The birth rate is lowest for younger teens (ages 15-17), Asians and Pacific Islanders, and teens living in the Northeast.
According to Pew Research Center analyst Eileen Patten, who relied on research conducted by the Pew Research Center, the Brookings Institution, and the National Center for Health Statistics, the steep decline in teen birth rates since 1990 may be driven by four factors:
- The economy: the Pew Research Center found a strong correlation between economic hard times and lower birth rates and showed that "birth rates for teens fell faster than they did for all females ages 15-44 from 2007-2012 (29% and 9% declines, respectively)."
- Less sex: data from the National Survey of Family Growth indicate that there has been a significant decline in the percentage of never-married teenage females who ever had sex, from 51% in 1988 to 43% in 2006-2010.
- More contraception: National Survey of Family Growth data also show that among never-married teens who have had sex, 78% used a contraceptive method the first time they had sex, 86% used contraception during their most recent sex and 20% used dual methods (e.g., a hormonal method and a condom) during their most recent sex, all significant increases since 1988.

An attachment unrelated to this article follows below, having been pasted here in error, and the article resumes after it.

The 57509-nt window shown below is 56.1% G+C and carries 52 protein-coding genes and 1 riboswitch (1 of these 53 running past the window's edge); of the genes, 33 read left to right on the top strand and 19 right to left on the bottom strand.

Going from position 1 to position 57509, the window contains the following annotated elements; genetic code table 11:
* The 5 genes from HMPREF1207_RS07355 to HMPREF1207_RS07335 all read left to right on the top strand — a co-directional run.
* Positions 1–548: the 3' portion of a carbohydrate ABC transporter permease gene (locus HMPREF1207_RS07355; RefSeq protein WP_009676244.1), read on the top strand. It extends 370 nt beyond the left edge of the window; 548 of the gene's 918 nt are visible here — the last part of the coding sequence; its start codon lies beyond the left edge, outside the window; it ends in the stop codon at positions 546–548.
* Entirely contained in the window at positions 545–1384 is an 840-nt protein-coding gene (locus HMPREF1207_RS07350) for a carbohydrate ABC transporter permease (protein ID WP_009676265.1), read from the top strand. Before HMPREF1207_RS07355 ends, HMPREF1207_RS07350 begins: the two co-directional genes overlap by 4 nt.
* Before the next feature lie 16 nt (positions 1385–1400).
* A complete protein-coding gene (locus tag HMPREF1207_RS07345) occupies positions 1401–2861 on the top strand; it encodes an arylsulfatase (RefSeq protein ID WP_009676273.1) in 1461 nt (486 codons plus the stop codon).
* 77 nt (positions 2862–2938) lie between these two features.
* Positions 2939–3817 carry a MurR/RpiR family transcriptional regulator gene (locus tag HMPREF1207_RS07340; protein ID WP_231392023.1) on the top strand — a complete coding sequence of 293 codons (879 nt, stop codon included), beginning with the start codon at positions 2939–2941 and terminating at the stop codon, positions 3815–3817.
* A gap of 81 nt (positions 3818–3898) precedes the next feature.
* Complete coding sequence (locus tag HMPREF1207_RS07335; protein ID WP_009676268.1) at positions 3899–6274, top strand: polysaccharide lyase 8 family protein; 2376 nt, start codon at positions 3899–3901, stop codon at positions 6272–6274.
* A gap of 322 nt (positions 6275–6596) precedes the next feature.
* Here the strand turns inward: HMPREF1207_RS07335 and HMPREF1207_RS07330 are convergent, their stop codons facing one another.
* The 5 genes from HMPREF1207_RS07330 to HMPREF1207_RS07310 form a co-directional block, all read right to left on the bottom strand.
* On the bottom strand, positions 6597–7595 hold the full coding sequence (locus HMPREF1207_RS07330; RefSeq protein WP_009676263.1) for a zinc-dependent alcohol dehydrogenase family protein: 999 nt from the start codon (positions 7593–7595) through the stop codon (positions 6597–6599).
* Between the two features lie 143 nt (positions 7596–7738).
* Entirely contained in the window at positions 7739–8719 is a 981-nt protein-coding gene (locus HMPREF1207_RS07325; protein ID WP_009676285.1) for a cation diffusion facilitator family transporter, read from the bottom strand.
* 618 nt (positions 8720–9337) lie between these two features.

- More information: pregnancy prevention programs and messages directed to teens may also have played a role, as shown in a new Brookings Institution paper that examined the impact of MTV reality TV shows "16 and Pregnant" and "Teen Mom." According to the authors, these shows "led to a 5.7 percent reduction in teen births, which accounts for about one-third of the overall decline in teen births in the 18 months following the show's introduction in 2009."
Looking for data? ICPSR resources:
National Survey of Family Growth (http://www.icpsr.umich.edu/icpsrweb/ICPSR/series/48)
Attitudes Toward Premarital Sex (http://www.teachingwithdata.org/resource/3125)
Gender and Racial Differences in Teens' Attitudes about Sexuality: A Data-Driven Learning Guide (http://www.teachingwithdata.org/resource/3445)